Criminally Inclined? How Come So Many Armenians from RA Turn to Crime in U.S.?
During my recent trip to the States, I found myself waiting in the office of an Armenian attorney in Glendale. I wanted to speak to some of his clients.
A man of about 40 entered with his wife of the same age. I had made some acquaintances with members of the Armenian Bar Association and the contacts were bearing fruit.
On the day in question, I was serving as one of their assistants.
I began to perform my duties – to listen attentively to their stories and familiarize myself with their cases. For the most part, the clients were former residents of Armenia.
I took notes and was amazed with what I heard – robbery, fraud, bank embezzlement, credit card theft...Here’s one of their tales.
A woman wound up in a police entrapment scheme. Her husband had forced her into committing the crime. When the lawyer told her the prosecuting attorney was asking for a 180 jail sentence, the woman broke into tears. Sitting alongside, her husband told her “keep your mouth shut”.
The husband was wearing a thick gold chain around his thick neck. In Glendale, sporting a thick gold necklace is tantamount to saying one also drives a BMW. No matter how poor they are or in debt, all former RA residents in Los Angeles must have a BMW and thick gold chains.
Over the course of Saturday and Sunday, when the banks are closed, this family racked up $25,000 of purchase on a fake credit line of $2,000. In one store, they purchased a $1,500 computer. Three hours later they came back and bought three more. Elsewhere, they purchased a meat grinder and other household goods.
When the woman made a feeble attempt to weasel her way out, the attorney pulled out an envelope, leaned over, and showed her the photos taken on closed circuit cameras. Everything was there in black and white. The woman said nothing more and began to wail even louder.
The attorney advised them to come clean so that he could draft an appropriate defense.
The crafty pair had started out with a small purchase on their credit line. Then, with the use of a cell phone, they gave a bank account number from which to draw more funds for the credit line. It later turned out that the account had been frozen in 2010.
Since it was Friday evening and the banks were closed, the fraud was only discovered a few days later.
The attorney asked what they had done with all those computers and the couple, in tandem, said they had sent them as gifts to Armenia. He then asked who had used the fake bank account and credit line. The woman said nothing and looked at her husband.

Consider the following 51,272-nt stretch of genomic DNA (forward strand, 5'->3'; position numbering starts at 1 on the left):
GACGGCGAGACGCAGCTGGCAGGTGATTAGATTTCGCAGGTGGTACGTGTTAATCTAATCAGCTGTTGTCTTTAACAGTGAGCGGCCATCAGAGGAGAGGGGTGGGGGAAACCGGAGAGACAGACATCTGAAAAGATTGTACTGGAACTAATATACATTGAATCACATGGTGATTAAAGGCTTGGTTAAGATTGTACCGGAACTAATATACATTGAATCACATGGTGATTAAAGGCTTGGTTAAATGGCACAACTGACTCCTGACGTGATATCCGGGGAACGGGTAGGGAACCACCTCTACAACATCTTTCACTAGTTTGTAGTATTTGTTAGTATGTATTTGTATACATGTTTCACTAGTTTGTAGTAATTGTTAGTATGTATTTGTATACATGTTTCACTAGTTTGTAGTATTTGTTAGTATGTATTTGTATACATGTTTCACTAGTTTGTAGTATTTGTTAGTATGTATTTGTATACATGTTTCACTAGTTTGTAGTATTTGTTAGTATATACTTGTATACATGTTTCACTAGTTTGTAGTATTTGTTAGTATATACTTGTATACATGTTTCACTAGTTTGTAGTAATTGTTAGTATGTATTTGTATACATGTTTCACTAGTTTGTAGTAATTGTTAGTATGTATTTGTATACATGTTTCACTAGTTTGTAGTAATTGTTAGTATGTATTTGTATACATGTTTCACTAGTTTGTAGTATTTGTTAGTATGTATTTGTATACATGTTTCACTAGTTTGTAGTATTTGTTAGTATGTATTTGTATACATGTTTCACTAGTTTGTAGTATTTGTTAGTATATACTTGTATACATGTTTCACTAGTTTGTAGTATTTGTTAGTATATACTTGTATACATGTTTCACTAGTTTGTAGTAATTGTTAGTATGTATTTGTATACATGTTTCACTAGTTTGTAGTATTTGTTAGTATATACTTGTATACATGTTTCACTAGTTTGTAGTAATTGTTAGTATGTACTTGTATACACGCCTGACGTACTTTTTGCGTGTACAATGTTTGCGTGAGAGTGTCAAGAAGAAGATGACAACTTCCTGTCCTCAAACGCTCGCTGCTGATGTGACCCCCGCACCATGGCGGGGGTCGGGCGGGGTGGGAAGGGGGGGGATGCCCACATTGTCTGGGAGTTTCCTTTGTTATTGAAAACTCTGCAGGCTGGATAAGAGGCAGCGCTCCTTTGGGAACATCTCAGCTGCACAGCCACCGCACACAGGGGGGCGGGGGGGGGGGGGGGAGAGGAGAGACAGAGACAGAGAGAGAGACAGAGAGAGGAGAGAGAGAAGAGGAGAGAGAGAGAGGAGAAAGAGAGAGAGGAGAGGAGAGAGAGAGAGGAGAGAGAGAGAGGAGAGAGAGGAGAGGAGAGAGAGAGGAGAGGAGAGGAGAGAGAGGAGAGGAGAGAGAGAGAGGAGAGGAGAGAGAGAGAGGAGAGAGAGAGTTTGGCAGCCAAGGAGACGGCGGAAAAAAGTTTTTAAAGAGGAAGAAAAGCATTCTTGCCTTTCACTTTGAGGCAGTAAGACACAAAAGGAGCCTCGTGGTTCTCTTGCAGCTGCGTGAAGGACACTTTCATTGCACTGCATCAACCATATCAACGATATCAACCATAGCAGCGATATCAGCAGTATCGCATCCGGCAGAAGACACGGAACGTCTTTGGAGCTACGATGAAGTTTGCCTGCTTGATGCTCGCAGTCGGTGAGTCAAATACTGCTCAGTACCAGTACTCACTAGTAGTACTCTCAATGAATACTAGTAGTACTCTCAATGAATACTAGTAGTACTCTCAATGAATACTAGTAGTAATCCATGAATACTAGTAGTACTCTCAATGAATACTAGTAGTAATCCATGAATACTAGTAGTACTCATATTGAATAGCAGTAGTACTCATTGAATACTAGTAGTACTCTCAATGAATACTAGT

The husband, hands placed on the table, was trying to convey the fact that he had done the dirty deeds but, in reality, he had made her an accomplice.
“I have no idea where the money came from. Whoever did it should come forward and say so,” said the play acting husband. He then told his wife to leave the room.
The attorney raised his voice a bit and told the man he shouldn’t have ordered his wife to leave.
“Brother, you committed the thefts by purchasing those items. It was your credit card and you knew about the $2,000 limit. They have all the photos. If you have the money, you’d better pay them back,” the attorney advised.
The man responded that they didn’t have that amount of money. The attorney advised him to pay at least a portion to avoid a jail sentence. The man said he’d go and think about it.
I have no idea how the case will end. Go to Los Angeles and you can hear countless similar tales on a daily basis.
Mark Bledstein, a local attorney who has served Armenian clients for many years says the following about Armenians charged with various crimes.
“For many just coming from Armenia, it’s not a crime to cheat the government. At least this was the general perception of the first wave of immigrants. This country is awash in money and they think they can steal some of it. The second generation has changed a bit. The third generation will have become Americans and won’t think like that at all.”
I decided to sit in at some of the trials. The first was at the court in Burbank. I looked at the trial schedules affixed to the wall. I spotted three Armenian names involved in criminal and six names for civil trials.
(To be continued)
Photo: Burbank Courthouse